John Mayall (several times - with Eric Clapton, Peter Green, Mick Taylor, Mick Fleetwood & John McVie)
Ted Nugent
Chris Farlowe (The first time I met Albert Lee, one of my favourite players and a lovely guy)
Pete Bocking (friend & superb guitarist – in 1974 turned down offer to replace Pete in Lonnie Donegan's group for summer season)
Alan Price
Joe Harriott (Alto sax colossus & free form jazz pioneer sadly deceased)
Georgie Fame
Little and Large (better than on the telly!)
Tina Turner
The Spotniks (couldn't play their big hit 'Orange Blossom Special' live so we played it for them! – turned down manager's offer to go to Sweden and record)
Nero & The Gladiators
John Scott Cree (A good friend and great entertainer)
Wee Willie Harris (as drummer – nice guy - bought me a bottle of scotch for 'doing a good job!)
Topper Headon (The Clash – and drummer with Mirkwood for a couple of years)
Albert Lee
Cliff Bennett (supported Cliff in 1961 -  great singer - & turned down his manager's offer to play residency in Hamburg so never did get to meet the Beatles!)
The Barron Knights
The Yardbirds
Larry Grayson's Generation Game
Long John Baldry
Freddie Starr
Joe Brown
Screaming Lord Sutch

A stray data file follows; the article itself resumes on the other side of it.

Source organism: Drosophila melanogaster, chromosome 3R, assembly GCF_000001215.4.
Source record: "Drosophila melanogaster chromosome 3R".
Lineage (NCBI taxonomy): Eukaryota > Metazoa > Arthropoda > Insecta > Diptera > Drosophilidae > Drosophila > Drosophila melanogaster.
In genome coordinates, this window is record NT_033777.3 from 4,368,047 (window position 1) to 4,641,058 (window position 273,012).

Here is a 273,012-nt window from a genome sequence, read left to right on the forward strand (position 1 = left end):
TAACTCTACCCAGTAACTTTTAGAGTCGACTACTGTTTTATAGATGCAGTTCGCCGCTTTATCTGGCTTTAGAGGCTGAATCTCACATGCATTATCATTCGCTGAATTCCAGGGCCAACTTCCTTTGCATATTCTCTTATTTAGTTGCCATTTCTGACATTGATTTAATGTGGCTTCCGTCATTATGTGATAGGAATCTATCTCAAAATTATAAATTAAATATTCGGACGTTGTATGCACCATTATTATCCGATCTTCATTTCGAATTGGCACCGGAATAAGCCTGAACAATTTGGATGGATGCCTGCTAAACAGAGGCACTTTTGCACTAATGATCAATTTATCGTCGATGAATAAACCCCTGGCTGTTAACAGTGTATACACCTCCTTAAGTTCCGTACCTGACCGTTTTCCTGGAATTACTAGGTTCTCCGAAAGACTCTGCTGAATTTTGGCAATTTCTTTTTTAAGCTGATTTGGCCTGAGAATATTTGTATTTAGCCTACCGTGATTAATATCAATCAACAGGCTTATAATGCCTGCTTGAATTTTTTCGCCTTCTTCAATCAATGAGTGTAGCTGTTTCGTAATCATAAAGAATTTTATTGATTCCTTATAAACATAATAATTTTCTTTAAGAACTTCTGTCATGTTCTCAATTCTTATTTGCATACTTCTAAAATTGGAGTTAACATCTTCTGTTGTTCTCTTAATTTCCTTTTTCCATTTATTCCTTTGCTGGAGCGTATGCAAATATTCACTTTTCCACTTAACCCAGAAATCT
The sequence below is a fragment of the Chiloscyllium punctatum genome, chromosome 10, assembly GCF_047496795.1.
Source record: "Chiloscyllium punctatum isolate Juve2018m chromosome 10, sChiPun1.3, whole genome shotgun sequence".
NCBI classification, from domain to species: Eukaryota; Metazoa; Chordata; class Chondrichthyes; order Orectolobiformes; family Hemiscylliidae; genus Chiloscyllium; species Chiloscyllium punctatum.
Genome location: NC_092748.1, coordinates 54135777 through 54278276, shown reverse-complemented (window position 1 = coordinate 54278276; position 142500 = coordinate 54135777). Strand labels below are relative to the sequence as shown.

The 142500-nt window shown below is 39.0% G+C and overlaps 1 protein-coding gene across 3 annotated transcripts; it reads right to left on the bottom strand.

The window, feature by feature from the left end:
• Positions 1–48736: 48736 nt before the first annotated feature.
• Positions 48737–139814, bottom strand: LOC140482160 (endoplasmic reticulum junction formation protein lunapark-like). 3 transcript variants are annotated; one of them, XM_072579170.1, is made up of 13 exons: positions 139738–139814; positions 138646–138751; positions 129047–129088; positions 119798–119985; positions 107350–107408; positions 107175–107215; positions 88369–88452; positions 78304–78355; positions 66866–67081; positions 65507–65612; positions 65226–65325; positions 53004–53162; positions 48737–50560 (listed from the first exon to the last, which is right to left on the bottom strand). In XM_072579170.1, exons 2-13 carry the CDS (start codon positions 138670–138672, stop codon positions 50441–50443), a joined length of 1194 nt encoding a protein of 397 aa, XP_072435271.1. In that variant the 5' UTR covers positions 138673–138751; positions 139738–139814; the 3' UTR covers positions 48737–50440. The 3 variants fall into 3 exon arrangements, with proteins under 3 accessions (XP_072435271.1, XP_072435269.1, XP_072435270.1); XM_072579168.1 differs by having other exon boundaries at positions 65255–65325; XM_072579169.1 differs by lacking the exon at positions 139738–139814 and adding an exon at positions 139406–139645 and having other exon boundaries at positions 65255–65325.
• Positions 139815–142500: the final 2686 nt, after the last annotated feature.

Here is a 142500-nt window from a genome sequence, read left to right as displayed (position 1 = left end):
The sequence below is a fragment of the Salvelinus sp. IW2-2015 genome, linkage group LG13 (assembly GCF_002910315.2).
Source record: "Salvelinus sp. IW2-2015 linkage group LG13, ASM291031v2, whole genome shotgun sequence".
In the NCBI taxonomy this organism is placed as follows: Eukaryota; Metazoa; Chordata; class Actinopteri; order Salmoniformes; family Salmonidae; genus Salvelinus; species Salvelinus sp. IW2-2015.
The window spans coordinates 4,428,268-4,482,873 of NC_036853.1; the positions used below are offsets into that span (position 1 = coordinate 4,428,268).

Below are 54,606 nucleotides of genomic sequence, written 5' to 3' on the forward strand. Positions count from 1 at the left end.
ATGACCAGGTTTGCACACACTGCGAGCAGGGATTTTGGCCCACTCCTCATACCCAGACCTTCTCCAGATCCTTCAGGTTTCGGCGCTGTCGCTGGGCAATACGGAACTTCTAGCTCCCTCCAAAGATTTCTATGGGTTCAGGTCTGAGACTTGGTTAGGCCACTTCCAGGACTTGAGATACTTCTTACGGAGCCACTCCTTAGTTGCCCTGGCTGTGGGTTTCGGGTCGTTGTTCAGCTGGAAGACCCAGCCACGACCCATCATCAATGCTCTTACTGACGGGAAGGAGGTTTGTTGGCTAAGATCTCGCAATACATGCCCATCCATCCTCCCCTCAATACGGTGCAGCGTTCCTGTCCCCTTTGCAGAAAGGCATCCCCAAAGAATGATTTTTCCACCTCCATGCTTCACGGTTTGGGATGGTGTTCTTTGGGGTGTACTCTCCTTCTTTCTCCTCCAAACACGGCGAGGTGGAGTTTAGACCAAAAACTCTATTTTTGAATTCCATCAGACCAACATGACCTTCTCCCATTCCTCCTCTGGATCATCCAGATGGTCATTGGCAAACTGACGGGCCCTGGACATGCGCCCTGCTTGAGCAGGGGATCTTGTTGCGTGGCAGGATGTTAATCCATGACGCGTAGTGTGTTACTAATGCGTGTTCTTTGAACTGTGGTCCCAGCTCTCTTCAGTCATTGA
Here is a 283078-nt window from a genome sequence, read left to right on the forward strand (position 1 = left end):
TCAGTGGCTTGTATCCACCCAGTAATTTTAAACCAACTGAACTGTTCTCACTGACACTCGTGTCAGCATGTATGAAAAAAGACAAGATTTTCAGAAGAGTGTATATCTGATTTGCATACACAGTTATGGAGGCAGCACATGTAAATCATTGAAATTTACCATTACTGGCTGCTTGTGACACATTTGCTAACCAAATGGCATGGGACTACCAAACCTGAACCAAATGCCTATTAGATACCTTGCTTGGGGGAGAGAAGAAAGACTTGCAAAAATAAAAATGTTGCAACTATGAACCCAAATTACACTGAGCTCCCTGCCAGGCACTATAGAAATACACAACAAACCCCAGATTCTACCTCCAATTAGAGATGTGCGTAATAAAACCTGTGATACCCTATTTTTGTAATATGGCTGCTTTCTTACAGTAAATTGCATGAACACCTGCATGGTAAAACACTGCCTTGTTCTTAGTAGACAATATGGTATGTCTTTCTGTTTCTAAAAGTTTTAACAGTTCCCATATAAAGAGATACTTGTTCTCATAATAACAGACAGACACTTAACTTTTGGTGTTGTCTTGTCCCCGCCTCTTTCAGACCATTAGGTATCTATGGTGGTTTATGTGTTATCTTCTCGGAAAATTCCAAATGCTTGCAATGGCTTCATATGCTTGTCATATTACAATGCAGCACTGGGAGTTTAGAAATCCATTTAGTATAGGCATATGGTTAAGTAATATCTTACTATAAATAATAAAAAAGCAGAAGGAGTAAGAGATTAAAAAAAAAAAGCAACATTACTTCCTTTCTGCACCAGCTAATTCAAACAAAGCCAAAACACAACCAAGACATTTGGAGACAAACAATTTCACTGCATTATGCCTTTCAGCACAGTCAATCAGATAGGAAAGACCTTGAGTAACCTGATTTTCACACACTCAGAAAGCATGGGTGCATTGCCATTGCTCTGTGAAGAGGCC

Sybil Talbot (great jazz singer – should have been famous)
Shotgun Express (with Rod Stewart on vocals & Mitch Mitchell on drums)
Tony Coe (fantastic musician - Henry Mancini's 'Pink Panther theme' sax soloist)
Sounds Incorporated
Kenneth McKellar (played the bagpipe solo from 'Amazing Grace' on guitar!)
Alvin Stardust
Geno Washington (with The Ram Jam Band one of the most exciting acts I've seen)
Pat Halcox (Chris Barber Jazz Band)
Junior Walker (over here on tour)


Lots, mostly private recordings - very few released! But just for the record (!) here they are:

Single   The Rolling Stones        When my little girl is smiling/Summertime                 Wout Steenhuis, 1961

Single   Take 5                          In the meantime/Ride my see-saw           Independent Records, 1967

Album  Mirkwood                    Mirkwood             Flams, 1973 & reissues

Album  Whirligig                        Whirligig Live at the Louis Armstrong      CMS Records, 1977

Single   Sybil Talbot & Mick Morris  When Sunny gets blue/Every time we say goodbye  Sean Talbot, 1979

Album  Easy Action  When Sunny gets blue                 One weekend in Chelmsford            Diploma, 1982

CD       Fairisle             St. Patrick's night live!                  No label, 2005

CD       Mick Morris   The Bishop of Elphin(and other Irish-flavoured banjo & guitar instrumentals)  No label, 2006

CD       Mick Morris    Late (a compilation of jazz guitar standards recorded between1974 and 2007) No label, 2007

CD       Mick Morris   Reflections   Red Admira Records REDAD CDA559 2008
1. Cirrus
2. For Tal
3. Travellin’
4. Shalakiboukie
5. Texan Connection
6. Nitpickin’
7. Ranchero
8. Holy Water
9. San Antone
10. Prelude To Concierto Pequeno
11.St. Bart’s Blues
12.The River

CD       Mick Morris  Sooner or Later                        Not yet complete


Article in GEAR magazine June 2009